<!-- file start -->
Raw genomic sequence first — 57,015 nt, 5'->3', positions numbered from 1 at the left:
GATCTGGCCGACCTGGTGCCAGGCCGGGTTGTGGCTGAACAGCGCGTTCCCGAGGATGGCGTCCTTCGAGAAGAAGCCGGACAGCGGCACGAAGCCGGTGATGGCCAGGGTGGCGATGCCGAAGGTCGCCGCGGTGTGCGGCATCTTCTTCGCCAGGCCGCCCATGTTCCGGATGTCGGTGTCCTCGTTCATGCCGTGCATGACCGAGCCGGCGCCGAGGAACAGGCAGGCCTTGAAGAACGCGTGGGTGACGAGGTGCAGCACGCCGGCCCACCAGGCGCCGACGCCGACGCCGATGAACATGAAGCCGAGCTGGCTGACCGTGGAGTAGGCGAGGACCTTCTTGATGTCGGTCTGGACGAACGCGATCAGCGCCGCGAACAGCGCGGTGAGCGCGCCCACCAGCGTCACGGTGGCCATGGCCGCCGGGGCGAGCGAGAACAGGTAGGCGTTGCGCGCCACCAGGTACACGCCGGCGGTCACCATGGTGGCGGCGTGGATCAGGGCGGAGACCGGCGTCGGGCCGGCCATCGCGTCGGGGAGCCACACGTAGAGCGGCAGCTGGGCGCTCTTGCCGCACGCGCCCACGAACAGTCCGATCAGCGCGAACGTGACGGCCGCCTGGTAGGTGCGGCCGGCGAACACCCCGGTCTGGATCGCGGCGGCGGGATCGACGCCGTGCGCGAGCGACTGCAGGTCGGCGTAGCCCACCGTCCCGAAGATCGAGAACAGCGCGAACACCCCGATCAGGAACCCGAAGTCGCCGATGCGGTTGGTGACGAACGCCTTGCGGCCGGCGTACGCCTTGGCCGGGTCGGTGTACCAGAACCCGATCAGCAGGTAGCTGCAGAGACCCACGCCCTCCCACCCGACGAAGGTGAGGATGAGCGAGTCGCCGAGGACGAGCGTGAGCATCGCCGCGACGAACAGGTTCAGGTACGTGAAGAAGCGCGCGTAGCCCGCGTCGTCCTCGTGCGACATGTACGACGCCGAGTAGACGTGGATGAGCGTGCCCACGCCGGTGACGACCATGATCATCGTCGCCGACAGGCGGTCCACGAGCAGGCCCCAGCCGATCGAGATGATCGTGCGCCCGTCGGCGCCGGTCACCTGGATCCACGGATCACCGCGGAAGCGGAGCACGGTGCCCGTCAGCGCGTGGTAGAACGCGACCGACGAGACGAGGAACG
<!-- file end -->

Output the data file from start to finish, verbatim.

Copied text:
Raw genomic sequence first — 57,015 nt, 5'->3', positions numbered from 1 at the left:
GATCTGGCCGACCTGGTGCCAGGCCGGGTTGTGGCTGAACAGCGCGTTCCCGAGGATGGCGTCCTTCGAGAAGAAGCCGGACAGCGGCACGAAGCCGGTGATGGCCAGGGTGGCGATGCCGAAGGTCGCCGCGGTGTGCGGCATCTTCTTCGCCAGGCCGCCCATGTTCCGGATGTCGGTGTCCTCGTTCATGCCGTGCATGACCGAGCCGGCGCCGAGGAACAGGCAGGCCTTGAAGAACGCGTGGGTGACGAGGTGCAGCACGCCGGCCCACCAGGCGCCGACGCCGACGCCGATGAACATGAAGCCGAGCTGGCTGACCGTGGAGTAGGCGAGGACCTTCTTGATGTCGGTCTGGACGAACGCGATCAGCGCCGCGAACAGCGCGGTGAGCGCGCCCACCAGCGTCACGGTGGCCATGGCCGCCGGGGCGAGCGAGAACAGGTAGGCGTTGCGCGCCACCAGGTACACGCCGGCGGTCACCATGGTGGCGGCGTGGATCAGGGCGGAGACCGGCGTCGGGCCGGCCATCGCGTCGGGGAGCCACACGTAGAGCGGCAGCTGGGCGCTCTTGCCGCACGCGCCCACGAACAGTCCGATCAGCGCGAACGTGACGGCCGCCTGGTAGGTGCGGCCGGCGAACACCCCGGTCTGGATCGCGGCGGCGGGATCGACGCCGTGCGCGAGCGACTGCAGGTCGGCGTAGCCCACCGTCCCGAAGATCGAGAACAGCGCGAACACCCCGATCAGGAACCCGAAGTCGCCGATGCGGTTGGTGACGAACGCCTTGCGGCCGGCGTACGCCTTGGCCGGGTCGGTGTACCAGAACCCGATCAGCAGGTAGCTGCAGAGACCCACGCCCTCCCACCCGACGAAGGTGAGGATGAGCGAGTCGCCGAGGACGAGCGTGAGCATCGCCGCGACGAACAGGTTCAGGTACGTGAAGAAGCGCGCGTAGCCCGCGTCGTCCTCGTGCGACATGTACGACGCCGAGTAGACGTGGATGAGCGTGCCCACGCCGGTGACGACCATGATCATCGTCGCCGACAGGCGGTCCACGAGCAGGCCCCAGCCGATCGAGATGATCGTGCGCCCGTCGGCGCCGGTCACCTGGATCCACGGATCACCGCGGAAGCGGAGCACGGTGCCCGTCAGCGCGTGGTAGAACGCGACCGACGAGACGAGGAACG